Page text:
Thursday, October 24, 2013
We know if Scott Walker wants to be a candidate for President he COULD NOT take the federal money to expand Medicaid and create a health care insurance marketplace exchange. Doesn't matter that hospital associations thought he should, doctors associations thought he should, even religious organizations thought he should.
Over 230 organizations in Wisconsin urged Walker to take the money which would cover 175,000 additional people in the BadgerCare program and save the state $66 million in the first three years.
Twelve newspapers across the state urged Walker to do it and 20 individual Wisconsin county boards have requested to get Medicaid funds - but the Governor has to agree to let them do - and you know what his answer has been.
Even that rat-bastard, John Kasich in Ohio let Cuyahoga county get the federal funds.
As a result, over 90,000 people have been tossed off BadgerCare to buy health insurance on the open market. These are not people who make a bunch of money - just over something like $13,000 a year for an individual. So thanks for that Scooter. Their friends in neighboring states who make the same money got picked up for Medicaid instead of tossed out - because their Governor cared more about their health than becoming President.
Then, there is Walker's refusal to set up a marketplace exchange for Wisconsin residents. People here must go to the federal site - which admittedly has been problematic, even though the 24 hour call line has worked very well. States that set up their own exchanges have been enrolling thousands of people each day, while states that refused to do so lag behind.
But that's not the only downside.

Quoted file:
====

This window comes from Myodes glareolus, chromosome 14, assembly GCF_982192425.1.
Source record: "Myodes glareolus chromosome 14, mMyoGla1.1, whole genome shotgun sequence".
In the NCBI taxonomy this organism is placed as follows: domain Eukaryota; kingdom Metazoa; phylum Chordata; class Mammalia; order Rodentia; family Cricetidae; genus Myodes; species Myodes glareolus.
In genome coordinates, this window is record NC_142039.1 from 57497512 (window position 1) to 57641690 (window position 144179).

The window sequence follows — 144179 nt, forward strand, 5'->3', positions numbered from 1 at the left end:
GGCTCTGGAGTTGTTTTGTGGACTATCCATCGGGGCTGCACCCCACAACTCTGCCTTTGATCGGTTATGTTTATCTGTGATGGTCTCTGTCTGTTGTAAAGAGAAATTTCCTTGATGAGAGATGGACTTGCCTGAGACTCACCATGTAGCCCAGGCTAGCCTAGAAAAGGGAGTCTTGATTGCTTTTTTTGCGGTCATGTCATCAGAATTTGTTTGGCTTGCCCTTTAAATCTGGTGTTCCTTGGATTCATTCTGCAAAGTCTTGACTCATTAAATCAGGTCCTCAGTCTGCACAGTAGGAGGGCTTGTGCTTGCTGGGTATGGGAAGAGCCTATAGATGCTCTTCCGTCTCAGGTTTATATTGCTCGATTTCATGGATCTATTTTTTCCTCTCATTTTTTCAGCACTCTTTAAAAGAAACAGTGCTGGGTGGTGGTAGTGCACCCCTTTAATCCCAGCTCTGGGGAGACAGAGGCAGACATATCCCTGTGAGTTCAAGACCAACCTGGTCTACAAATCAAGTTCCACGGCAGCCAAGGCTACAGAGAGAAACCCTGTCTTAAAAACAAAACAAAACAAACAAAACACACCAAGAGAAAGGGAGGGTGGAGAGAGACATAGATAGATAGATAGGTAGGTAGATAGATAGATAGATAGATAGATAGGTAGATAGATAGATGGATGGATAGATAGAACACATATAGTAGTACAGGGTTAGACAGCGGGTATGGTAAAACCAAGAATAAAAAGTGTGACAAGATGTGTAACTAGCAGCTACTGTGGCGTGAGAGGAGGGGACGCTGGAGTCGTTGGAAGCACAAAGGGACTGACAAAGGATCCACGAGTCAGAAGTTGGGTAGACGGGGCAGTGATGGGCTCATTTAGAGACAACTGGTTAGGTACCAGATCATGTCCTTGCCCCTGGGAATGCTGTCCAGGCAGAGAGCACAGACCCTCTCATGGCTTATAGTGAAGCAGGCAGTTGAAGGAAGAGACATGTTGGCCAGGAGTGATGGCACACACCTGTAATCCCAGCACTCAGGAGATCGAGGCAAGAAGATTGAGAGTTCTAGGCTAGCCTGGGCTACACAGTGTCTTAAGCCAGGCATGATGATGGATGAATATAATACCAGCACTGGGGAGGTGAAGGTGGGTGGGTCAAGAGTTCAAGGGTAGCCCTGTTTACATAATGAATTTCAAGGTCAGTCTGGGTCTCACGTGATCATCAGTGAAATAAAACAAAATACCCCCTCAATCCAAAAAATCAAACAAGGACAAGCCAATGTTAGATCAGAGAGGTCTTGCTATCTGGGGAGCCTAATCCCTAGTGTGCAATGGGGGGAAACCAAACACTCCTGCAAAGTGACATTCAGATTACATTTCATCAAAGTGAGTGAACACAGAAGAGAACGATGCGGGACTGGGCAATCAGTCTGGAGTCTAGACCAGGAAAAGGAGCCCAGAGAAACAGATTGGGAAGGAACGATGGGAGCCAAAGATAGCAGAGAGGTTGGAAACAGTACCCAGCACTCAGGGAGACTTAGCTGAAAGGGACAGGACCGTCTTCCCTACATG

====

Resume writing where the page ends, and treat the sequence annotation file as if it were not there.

Back in July, CNBC started reporting a significant trend in premiums between states that were cooperating in the ACA roll-out and states (like Wisconsin) that were not. Seems when states got involved they did a certain amount of oversight over the premiums being tossed around for plans on the marketplace - many had review boards that essentially forced insurance companies to lower their prices.
This week we now know the exact difference between insurance prices between states that embraced Obamacare and ones that didn't.
It's double. In some places even more.
Citizen Action of Wisconsin came out with a bombshell of a report this week that compared the marketplace in Minnesota and in Wisconsin - two states which are very similar in terms of income and population. Because Minnesota brought more people in to Medicaid and conducted premium reviews and Scott Walker decided to spend the summer traveling around the country raising money for his Presidential campaign, the average person in Minnesota will pay half as much for a bronze health insurance plan than his friend in Wisconsin.
Take a look:
It's a big deal - people just haven't figured it out yet and when they do - they are going to be really pissed off.
This may be the reason why Leah Vukmir and David Craig are circulating a bill which would make the creation of a health insurance exchange a legislative matter and not the Governor's decision.
Because if Scott Walker loses his job over this (or any number of new and old reasons) the evil eye of fickle Wisconsin voters won't be able to undo this nasty little maneuver with the election of a new Governor who most certainly would.
So not only is Minnesota's unemployment rate less than ours and they have created more jobs than we have, the identical health insurance plan is about half of ours. Luckily we have an entire year to let people know how Scott Walker has screwed them once again.